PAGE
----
Communications from Maggie and Doug

Doug Crabtree: background

I began my life as a child. I did not plan it this way; it just happened. At first I really didn't have many skills, so I decided to go with the flow and see what might develop.

Early years – still freelancing

At about 4 Earth years, my Buck Rogers coloring book had rocket ships with the coolest shapes I have ever seen. My qwest for the curvilinear had begun.

2nd grade

I achieved recognition for using perspective in my drawing of a Mexican hat. I was pumped.

Moved to Colfax for some formative years. Coincidentally developed a taste for absurdity. Got nearly instant feedback for a performance art piece entitled "rolling BBs under the door and into Mr. Muffly's classroom."

Hanging out with dad. He was always making charts and graphs, taking photos, making display boards of wheat root systems.

I was exposed to slide shows, a reel-to-reel Wollensak, the Polaroid Land camera, colored pencils that smelled like the Soil Conservation Service office; it was multi-media in the '50s.

Teen Age

At Lewis and Clark High School, as a break from the science, math, and English, I took a caligraphy course. It was a gankplank into the vessel of lettering and typography.

As a teen I was crazy for antique cars. Me and my buddies would check out magazines from the early days and study the car ads. This was before copiers and I spent hours tracing full-page car ads from the 1920s Saturday Evening Post with pen and ink and colored pencils.

I took a Summer course at the newly-built Spokane Community College in 1964. It was an intro to Commercial Art for high schoolers. We drew, painted wash drawings of products, learned some brush techniques for layouts, did a screen print and lino block print. It was an awesome overview. That program later became the Graphic Design at Spokane Falls Community College.


Off to college at Washington State University. U.S. of A. was steamrolling its way through the Cold War and I was going to be a Physics major because it sounded like a good way to stop the Commies.

Oops, along came rock and roll, the Sonics and the British Invasion. Had to let it all hang out – switched to Fine Arts. Many thanks to Francis Ho and Richard Thornton for the first-stage booster rocket ride into design. Art and graphics immersion, Viet Nam War, riots and revolution, rock band, hippies, San Francisco graphics, Whole Earth Catalog, all-night art projects with Electric Ladyland and Wheels of Fire, elephant burgers with a side order of hogs teeth.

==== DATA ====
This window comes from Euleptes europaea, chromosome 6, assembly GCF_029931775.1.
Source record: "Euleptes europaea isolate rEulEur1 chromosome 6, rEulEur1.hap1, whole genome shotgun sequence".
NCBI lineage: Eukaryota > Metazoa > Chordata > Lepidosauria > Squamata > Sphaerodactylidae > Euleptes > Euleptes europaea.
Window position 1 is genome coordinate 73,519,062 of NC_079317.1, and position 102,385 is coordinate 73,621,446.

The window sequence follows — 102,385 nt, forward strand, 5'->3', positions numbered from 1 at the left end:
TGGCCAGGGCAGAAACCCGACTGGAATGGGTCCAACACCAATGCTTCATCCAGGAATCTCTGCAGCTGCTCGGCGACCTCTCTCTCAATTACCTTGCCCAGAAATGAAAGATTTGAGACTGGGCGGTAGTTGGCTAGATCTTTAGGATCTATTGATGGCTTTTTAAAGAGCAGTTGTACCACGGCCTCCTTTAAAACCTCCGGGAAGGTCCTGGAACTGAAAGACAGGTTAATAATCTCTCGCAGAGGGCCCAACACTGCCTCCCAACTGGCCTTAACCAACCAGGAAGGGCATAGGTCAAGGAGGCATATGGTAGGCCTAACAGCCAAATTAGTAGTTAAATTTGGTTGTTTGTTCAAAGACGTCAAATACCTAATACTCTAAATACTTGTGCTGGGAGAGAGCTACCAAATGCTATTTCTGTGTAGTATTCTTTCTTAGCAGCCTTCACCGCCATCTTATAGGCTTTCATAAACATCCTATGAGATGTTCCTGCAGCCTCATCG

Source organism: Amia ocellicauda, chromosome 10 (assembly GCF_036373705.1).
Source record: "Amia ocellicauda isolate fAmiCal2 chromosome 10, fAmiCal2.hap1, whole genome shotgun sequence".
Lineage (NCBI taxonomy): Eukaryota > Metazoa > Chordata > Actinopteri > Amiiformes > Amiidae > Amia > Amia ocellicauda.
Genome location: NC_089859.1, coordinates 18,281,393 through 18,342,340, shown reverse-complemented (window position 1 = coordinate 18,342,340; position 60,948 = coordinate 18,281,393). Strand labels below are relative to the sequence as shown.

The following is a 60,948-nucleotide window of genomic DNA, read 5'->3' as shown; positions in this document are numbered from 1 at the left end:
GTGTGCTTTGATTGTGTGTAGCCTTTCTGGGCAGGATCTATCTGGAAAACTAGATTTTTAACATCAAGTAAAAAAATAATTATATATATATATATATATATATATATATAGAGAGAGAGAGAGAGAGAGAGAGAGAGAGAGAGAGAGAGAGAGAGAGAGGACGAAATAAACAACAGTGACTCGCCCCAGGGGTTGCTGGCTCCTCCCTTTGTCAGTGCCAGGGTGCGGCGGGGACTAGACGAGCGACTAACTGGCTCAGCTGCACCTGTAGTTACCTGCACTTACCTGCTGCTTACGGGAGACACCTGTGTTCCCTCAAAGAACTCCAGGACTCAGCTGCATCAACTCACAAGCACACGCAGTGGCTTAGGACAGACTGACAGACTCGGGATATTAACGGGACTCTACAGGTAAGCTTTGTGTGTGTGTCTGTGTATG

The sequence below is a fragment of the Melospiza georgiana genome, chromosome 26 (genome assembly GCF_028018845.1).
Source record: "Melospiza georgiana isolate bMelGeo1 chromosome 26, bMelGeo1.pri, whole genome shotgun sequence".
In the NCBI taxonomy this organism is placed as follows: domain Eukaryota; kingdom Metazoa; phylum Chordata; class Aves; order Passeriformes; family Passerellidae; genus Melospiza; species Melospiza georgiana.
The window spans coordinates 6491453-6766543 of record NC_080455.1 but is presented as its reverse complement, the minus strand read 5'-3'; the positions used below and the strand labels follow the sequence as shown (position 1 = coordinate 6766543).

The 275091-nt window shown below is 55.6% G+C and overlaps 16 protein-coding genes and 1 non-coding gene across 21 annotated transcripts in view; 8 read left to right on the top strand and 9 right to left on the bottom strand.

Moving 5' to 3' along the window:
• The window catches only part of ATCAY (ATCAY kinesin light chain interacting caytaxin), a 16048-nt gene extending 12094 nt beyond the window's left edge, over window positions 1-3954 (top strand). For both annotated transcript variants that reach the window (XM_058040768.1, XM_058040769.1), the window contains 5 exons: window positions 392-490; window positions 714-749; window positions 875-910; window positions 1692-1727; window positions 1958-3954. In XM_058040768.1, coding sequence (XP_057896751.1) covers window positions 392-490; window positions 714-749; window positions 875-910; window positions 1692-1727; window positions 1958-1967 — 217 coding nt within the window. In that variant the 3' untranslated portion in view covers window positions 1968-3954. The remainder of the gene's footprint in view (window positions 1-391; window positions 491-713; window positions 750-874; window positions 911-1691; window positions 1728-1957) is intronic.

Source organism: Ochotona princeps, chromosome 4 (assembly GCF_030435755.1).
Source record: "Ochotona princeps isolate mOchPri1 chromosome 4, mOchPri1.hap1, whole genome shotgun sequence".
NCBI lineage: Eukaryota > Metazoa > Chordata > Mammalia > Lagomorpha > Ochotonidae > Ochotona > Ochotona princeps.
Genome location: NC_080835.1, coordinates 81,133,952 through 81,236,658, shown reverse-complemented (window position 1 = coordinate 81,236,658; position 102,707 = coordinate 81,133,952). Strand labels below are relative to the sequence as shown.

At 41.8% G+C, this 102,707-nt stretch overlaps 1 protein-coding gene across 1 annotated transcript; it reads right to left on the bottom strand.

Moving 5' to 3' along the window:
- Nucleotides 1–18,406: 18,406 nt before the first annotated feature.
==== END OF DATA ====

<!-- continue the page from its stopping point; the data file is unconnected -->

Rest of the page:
Met BV, Bill Voiland...later to become Wild Bill. Hijinks in the dorm, graphics for the homecoming display, banana hangs on Stadium Way. Helped BV with his basement poster printing business at the House of Moose. Part time job at the Pullman Printers. The center of Pullman's commercial communications. Learned to run cool machines; copy camera, souping negs., stitcher, cutter, collating, stripping for the Davidson and the Multi. Created my first commercial job; a flyer for the campus movie, "The Knack: and how to get it".

Get a job, punk!

Post-graduation, I was lingering in Pullman, protesting the Viet Nam War. Dad wrangled me a job at Lindgren-Turner Decals. I was living in a 1947 Chev sedan delivery, so I drove home in my home. Lindgren-Turner was one of the leaders in souvenir decals. When you took the family out on a road trip in the '53 Roadmaster and stopped at the Elkhorn Arch in Wyoming, you'd buy a decal to commemorate the feat. Just soak it in warm water and slide it off onto the rear window of the Buick and everyone knew you had arrived and returned. For Lindgren-Turner in 1970 it was the end of an era; art of the 30s, applied to the business model of the 50s, and sold in the 70s...it was retro but we didn't know it at the time. Doing decals was an amazing manufacturing workflow. We also did screen printing of all sorts. Bumper stickers, bus cards, jackets, felt pennants, signs, and lots of the hottest new craze...happy face stickers. I started out "racking" for the presses and cleaning screens, moved to doing setup (stripping positive film), and then to the darkroom to run the camera and make the film. Did some crazy pre-press; made separations for full-color wildlife decals by shooting black and white watercolors. Lots of experimenting; bump and flash exposures, scraping, and opaquing until we had separations for the red, blue, yellow, and black screen printing inks.

Lindgren Turner foundered and was sold to Emblem Mfg. in Los Angeles. (The salesman partner outlived the businessman partner...as the boss he'd set his own prices, sell below cost of production, pocket the commissions, and ran the business into the center of the Earth. It's the nature of a salesman?) I moved with the company to sunny LA. Helped set up the shop, got the wheels turning, saw the '72 Rolling Stones, touched the last surviving Star Trek emblem from the first series...the one off of Spock's shirt; invented Subcat; Jeff invented Reeko. Subcat and Reeko, the Cheese Gangsters, the Radio Burglars, were on the road.